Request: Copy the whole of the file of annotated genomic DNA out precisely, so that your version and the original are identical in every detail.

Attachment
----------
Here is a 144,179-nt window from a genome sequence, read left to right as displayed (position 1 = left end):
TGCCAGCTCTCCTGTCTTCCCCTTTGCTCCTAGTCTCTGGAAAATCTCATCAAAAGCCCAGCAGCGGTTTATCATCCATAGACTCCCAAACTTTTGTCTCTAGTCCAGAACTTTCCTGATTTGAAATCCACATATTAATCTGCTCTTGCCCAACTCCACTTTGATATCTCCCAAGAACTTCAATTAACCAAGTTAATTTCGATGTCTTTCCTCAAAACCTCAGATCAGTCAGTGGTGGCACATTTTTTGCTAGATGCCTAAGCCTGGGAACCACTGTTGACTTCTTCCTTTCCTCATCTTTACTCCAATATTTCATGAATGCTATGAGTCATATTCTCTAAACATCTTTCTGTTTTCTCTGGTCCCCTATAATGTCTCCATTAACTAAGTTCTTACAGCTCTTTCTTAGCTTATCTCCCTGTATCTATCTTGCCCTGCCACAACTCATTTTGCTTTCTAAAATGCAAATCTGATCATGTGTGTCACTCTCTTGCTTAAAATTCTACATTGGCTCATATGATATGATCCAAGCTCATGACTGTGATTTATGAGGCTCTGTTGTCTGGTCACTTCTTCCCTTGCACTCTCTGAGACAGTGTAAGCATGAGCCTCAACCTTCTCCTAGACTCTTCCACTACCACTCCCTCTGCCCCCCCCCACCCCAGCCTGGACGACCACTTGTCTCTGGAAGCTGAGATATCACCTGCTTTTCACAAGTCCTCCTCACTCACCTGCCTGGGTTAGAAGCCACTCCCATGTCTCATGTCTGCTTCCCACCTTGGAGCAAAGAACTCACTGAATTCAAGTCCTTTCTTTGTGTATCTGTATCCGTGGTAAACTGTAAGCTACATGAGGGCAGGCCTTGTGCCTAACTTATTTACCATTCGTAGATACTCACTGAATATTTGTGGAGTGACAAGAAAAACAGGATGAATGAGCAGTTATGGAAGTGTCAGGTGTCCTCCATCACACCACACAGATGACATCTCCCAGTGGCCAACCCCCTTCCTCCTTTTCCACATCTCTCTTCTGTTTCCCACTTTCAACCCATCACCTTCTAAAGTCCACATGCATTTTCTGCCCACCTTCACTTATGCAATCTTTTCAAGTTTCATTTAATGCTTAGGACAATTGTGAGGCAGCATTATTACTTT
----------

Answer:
Here is a 144,179-nt window from a genome sequence, read left to right as displayed (position 1 = left end):
TGCCAGCTCTCCTGTCTTCCCCTTTGCTCCTAGTCTCTGGAAAATCTCATCAAAAGCCCAGCAGCGGTTTATCATCCATAGACTCCCAAACTTTTGTCTCTAGTCCAGAACTTTCCTGATTTGAAATCCACATATTAATCTGCTCTTGCCCAACTCCACTTTGATATCTCCCAAGAACTTCAATTAACCAAGTTAATTTCGATGTCTTTCCTCAAAACCTCAGATCAGTCAGTGGTGGCACATTTTTTGCTAGATGCCTAAGCCTGGGAACCACTGTTGACTTCTTCCTTTCCTCATCTTTACTCCAATATTTCATGAATGCTATGAGTCATATTCTCTAAACATCTTTCTGTTTTCTCTGGTCCCCTATAATGTCTCCATTAACTAAGTTCTTACAGCTCTTTCTTAGCTTATCTCCCTGTATCTATCTTGCCCTGCCACAACTCATTTTGCTTTCTAAAATGCAAATCTGATCATGTGTGTCACTCTCTTGCTTAAAATTCTACATTGGCTCATATGATATGATCCAAGCTCATGACTGTGATTTATGAGGCTCTGTTGTCTGGTCACTTCTTCCCTTGCACTCTCTGAGACAGTGTAAGCATGAGCCTCAACCTTCTCCTAGACTCTTCCACTACCACTCCCTCTGCCCCCCCCCACCCCAGCCTGGACGACCACTTGTCTCTGGAAGCTGAGATATCACCTGCTTTTCACAAGTCCTCCTCACTCACCTGCCTGGGTTAGAAGCCACTCCCATGTCTCATGTCTGCTTCCCACCTTGGAGCAAAGAACTCACTGAATTCAAGTCCTTTCTTTGTGTATCTGTATCCGTGGTAAACTGTAAGCTACATGAGGGCAGGCCTTGTGCCTAACTTATTTACCATTCGTAGATACTCACTGAATATTTGTGGAGTGACAAGAAAAACAGGATGAATGAGCAGTTATGGAAGTGTCAGGTGTCCTCCATCACACCACACAGATGACATCTCCCAGTGGCCAACCCCCTTCCTCCTTTTCCACATCTCTCTTCTGTTTCCCACTTTCAACCCATCACCTTCTAAAGTCCACATGCATTTTCTGCCCACCTTCACTTATGCAATCTTTTCAAGTTTCATTTAATGCTTAGGACAATTGTGAGGCAGCATTATTACTTT